I’m the type of mom that lays awake at night with terrible thoughts running through my head. Worries about my kids, mostly – scenes of them falling down stairs, running in front of cars.
I know – too much coffee, I’m sure.
I’m also not the biggest fan of doctors. I found a group practice of four pediatricians when my first daughter was born, and over time I whittled down my list of doctors I like at the practice to ONE.
Then in November of last year that doctor decided to retire. And I actually cried, right there in the exam room, when she told me.
So, the practice got a new doctor to fill in for her, and I met her a couple of times, and she seemed okay. Not great, but okay. She is very brusque and short, but in a pinch, she would do. Let’s call her Dr. Sour Puss.
This past Thursday my middle daughter was sick. She wasn’t breathing well, and she has a history of pneumonia, allergies and I’m pretty sure she has asthma. So off to the doctor we went.
On Thursday she saw one of the nurse practitioners who said her lungs were so tight she couldn’t hear much. So they gave her a few nebulizer treatments, and tried to give her an oral steriod.
My daughter promptly threw it up. I tasted it and that stuff is simply vile – how do they expect any kid to take that??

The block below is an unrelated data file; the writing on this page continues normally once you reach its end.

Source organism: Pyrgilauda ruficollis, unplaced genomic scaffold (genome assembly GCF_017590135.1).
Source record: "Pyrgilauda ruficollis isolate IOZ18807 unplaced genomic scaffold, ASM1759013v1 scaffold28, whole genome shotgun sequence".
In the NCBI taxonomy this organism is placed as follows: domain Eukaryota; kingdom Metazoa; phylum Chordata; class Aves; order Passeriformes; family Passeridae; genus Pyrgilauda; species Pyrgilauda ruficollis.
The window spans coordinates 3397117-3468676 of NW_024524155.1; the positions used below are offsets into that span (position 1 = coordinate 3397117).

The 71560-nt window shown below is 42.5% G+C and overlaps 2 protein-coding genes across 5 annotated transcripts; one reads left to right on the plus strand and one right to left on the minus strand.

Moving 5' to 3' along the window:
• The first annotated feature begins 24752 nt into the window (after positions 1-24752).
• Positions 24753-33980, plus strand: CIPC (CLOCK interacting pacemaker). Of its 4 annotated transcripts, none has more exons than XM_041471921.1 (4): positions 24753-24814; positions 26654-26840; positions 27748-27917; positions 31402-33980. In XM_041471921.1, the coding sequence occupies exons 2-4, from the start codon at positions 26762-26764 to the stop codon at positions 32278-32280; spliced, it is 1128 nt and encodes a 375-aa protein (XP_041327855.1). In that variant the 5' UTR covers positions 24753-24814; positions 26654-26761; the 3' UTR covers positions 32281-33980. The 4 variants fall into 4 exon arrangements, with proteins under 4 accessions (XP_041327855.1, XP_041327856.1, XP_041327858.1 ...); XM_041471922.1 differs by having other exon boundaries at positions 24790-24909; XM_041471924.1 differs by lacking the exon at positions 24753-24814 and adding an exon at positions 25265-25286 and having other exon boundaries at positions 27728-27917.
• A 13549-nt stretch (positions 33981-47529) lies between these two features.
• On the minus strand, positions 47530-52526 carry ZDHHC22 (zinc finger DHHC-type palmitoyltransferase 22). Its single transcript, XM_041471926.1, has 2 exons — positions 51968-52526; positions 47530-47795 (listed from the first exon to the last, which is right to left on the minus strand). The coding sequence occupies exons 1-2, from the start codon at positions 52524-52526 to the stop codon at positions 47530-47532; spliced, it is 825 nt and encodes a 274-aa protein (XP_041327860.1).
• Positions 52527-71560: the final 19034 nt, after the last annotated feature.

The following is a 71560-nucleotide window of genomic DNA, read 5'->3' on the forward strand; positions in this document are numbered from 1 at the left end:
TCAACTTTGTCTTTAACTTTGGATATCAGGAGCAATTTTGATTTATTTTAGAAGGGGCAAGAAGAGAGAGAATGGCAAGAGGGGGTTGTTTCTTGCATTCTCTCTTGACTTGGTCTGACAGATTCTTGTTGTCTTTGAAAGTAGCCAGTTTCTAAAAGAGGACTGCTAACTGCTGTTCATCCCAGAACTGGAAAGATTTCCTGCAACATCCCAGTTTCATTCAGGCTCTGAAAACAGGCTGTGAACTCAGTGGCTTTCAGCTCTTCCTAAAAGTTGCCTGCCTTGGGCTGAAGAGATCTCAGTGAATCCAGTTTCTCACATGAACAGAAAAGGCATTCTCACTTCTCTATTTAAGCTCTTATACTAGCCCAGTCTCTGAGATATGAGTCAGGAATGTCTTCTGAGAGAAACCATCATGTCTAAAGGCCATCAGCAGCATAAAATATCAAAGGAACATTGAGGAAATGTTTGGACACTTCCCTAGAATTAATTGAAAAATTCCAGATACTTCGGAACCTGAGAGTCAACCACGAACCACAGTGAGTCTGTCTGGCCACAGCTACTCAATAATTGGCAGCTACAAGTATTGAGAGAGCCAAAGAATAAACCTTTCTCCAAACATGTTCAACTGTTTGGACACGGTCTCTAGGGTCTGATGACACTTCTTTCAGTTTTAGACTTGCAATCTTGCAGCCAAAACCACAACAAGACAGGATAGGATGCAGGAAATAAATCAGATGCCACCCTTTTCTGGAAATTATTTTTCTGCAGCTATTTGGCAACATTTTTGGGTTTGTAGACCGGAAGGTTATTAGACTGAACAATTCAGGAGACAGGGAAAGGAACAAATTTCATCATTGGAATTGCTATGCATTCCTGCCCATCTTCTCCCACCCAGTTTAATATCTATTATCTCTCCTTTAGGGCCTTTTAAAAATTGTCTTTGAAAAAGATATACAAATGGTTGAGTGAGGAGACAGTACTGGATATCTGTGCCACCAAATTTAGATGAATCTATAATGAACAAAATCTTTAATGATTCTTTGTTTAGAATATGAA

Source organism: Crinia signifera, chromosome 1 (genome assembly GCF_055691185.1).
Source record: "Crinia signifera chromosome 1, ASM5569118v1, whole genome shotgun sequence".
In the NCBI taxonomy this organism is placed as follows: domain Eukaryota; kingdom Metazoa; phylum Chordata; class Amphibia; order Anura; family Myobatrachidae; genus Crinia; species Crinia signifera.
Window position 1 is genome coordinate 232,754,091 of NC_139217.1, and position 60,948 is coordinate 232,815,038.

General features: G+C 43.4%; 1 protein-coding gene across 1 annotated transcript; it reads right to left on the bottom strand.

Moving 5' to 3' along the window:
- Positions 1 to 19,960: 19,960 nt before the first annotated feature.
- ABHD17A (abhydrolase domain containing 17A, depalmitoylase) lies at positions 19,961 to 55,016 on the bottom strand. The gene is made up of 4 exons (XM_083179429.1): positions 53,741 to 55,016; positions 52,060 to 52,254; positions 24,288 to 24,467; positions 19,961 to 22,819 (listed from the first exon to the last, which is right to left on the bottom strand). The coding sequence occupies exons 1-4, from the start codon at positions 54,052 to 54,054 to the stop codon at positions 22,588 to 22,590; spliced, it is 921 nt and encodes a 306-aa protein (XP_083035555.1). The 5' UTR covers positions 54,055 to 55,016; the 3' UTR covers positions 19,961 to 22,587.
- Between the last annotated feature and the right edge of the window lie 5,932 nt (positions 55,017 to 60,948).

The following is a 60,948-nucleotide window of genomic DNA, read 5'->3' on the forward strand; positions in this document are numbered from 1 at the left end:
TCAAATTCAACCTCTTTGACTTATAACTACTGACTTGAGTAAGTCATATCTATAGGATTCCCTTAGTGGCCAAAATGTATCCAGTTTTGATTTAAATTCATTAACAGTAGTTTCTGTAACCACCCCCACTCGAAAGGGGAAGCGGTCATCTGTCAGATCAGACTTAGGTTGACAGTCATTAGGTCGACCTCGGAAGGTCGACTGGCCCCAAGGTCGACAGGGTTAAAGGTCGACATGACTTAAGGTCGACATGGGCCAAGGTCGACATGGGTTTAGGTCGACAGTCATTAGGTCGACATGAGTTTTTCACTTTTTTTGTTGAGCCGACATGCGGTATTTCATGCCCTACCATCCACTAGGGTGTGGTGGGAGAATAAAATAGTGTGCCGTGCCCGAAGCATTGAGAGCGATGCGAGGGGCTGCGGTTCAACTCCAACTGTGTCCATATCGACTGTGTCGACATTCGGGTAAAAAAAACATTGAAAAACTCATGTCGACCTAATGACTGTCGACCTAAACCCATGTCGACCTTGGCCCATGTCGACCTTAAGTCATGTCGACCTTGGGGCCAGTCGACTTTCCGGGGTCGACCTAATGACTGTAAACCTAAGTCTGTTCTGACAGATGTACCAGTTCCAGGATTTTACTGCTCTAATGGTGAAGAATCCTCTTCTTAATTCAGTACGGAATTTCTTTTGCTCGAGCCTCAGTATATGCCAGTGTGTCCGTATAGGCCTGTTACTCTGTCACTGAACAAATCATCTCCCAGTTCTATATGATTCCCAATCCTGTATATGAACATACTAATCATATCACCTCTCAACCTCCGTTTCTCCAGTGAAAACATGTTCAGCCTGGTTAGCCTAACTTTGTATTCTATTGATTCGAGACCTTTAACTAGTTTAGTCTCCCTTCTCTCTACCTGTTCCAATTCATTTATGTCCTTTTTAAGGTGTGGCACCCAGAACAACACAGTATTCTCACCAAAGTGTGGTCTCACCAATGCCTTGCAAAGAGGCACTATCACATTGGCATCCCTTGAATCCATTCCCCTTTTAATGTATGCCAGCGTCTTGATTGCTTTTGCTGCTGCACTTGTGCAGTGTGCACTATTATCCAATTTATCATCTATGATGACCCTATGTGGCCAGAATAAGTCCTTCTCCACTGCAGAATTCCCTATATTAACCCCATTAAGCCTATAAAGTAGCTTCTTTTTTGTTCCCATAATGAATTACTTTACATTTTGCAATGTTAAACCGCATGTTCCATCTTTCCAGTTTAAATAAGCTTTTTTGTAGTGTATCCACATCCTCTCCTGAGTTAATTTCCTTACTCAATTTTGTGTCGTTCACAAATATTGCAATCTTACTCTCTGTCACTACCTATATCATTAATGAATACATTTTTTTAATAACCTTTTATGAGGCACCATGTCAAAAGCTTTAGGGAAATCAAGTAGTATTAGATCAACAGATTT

Anyway, after 1 1/2 hours in the exam room (with my toddler in tow, mind you), I left with a prescription for more steriods (and a “good luck with that” attitude), and a follow-up visit for the following day.
The next day we saw Dr. Sour Puss. After another 1 1/2 hours in the exam room, she gave my daughter another nebulizer treatment, and then pronounced that she would need a chest x-ray because she heard “crackling” in her lungs. The x-ray was to determine if my daughter had pneumonia.
“If she does have pneumonia, we’ll have to run tests to determine why she keeps getting it.” Dr. Sour Puss stated.
“Well, what could be the possible causes? If she’s asthmatic, isn’t that enough reason?” I said.
“She’ll have to see a specialist, and they may want to test for Cystic Fibrosis,” she replied.
She rambled on about how even though they test babies for CF there are rare strains that they don’t test for, blah, blah, blah.
Now, if you don’t know, Cystic Fibrosis is a debilitating, life threatening disease. Most patients live to an average age of 37. That’s it.
So here I am, in this closet of an exam room with my sick daughter and toddler son who’s trying to rearrange the furniture, and all I can think of is that my child might have Cystic Fibrosis??
We had a few hours before the chest x-ray, so I went home and proceeded to have a panic attack. I called my mother. I cried, and then I got a grip.
We went to the imaging place, had the x-ray done, and after having to find Dr. Sour Puss since she’d already left the office for the day, they told me that is was NOT pneumonia, it was just bronchitis, treatable with antibiotics.
I’ve never been so happy to hear the word bronchitis in my life! But it made me so upset – why would this woman even mention CF to me? Why couldn’t she have said, “Let’s just wait and see what the x-ray shows.”
I’m all for honesty, but where’s the compassion? Where’s the restraint that I would assume doctors are taught to have? Especially a pediatrician, who should be aware that moms (especially moms like me) only hear the bad stuff?